On Wednesday, I took a trip down to the FLGS to see if they had anything in the used D&D section that might help jumpstart the creative process. In the box of old modules, I came across a complete copy of B6 – The Veiled Society by Dave Cook. By complete, I mean that all the paper models and cardstock miniatures were present. Remembering that the module was one of the first “city adventures” for D&D, I bought it on the off-chance that parts of it were adaptable/salvageable for my own campaign.
As much as I hate to say it (which is a lot considering the author was kind enough to write the foreword to my book), the module doesn’t age well and the mystery it contains is a little thin. This is not surprising since this was one of those “Basic D&D” modules aimed at a younger demographic from back when TSR really started focusing on the tween market. Since then, town-based adventures have come a long way and B6 unfortunately gets left in the dust.
However, there was an encounter in the module that introduces the basic premise of the adventure—rival families at one another’s throats as they contend for power—which served my purposes well and I decided to adapt it and put a little spin on it to make it my own. But it was the paper models that were included in the module that really got my mind going.
Like the module itself, paper and cardstock models, miniatures, and terrain have greatly improved since 1984. A sizeable portion of RPGNow.com’s catalogue is dedicated to these products, and companies like Fat Dragon Games makes PDF versions of models that blow the doors off of the easily-destroyed cutout buildings of yesteryear. And since I live in an age where such things are easily downloadable, I decided to be true to the module’s original intentions—give the players some eye candy to gawk at—and include some cardstock buildings of my own.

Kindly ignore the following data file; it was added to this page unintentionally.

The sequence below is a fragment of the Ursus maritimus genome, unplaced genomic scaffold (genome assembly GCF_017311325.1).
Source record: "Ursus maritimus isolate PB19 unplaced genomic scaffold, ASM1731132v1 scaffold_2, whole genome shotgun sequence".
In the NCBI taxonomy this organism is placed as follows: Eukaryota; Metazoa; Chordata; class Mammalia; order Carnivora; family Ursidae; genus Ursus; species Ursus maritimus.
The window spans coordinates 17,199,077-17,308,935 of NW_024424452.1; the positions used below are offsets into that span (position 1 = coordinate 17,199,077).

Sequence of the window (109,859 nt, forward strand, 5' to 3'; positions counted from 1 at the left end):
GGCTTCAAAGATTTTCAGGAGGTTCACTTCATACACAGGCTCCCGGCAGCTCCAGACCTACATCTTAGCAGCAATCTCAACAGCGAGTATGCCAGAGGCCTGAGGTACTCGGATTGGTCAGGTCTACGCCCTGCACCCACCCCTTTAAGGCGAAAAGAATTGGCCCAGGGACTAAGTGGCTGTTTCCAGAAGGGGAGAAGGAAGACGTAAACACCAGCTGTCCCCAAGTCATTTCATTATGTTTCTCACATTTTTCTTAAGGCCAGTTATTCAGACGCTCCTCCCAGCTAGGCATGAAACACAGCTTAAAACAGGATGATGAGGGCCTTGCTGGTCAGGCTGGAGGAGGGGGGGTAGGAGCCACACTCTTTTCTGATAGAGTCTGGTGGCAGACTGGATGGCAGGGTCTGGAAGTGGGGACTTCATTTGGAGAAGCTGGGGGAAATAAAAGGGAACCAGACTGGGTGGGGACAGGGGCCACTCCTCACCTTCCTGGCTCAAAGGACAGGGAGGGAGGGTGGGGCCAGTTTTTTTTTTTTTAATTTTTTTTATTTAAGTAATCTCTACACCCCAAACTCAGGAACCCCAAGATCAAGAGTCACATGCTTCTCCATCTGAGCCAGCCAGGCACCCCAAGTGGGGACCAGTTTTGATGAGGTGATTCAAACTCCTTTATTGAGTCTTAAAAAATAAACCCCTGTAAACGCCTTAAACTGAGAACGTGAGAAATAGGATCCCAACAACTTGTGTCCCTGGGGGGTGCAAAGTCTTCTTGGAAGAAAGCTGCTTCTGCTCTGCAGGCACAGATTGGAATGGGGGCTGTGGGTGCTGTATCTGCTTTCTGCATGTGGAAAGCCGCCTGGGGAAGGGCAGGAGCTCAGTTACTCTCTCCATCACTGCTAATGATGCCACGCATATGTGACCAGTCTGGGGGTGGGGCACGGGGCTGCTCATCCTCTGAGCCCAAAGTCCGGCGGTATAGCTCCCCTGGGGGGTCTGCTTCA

When the players arrived on Sunday, the most commonly asked question was: “Are we playing a new game?” An understandable question, considering this is what they found waiting for them on our big blue table.
Pictured is the Street of the Cobra during the Festival of Erion. Those Scrabble tiles are celebrants, fire-eaters, dancing girls, acrobats, and musicians. It was a crowded festival—until the draft lizard went berserk and started to run amuck in the street! (I should mention I watched a Godzilla flick this week, which might have also had something to do with my decision to use model buildings and then sett a big lizard loose to run wild amongst them).
Would I do this every time the party goes to town? Absolutely not (sorry you missed it, Rob), but it was a fun way to reinforce the notion that, while I may not be the greatest referee to ever sit behind the screen, I have evolved my own ways of presenting the game world and entertaining my players—ones which I hope are appreciated by anyone who joins me at the table.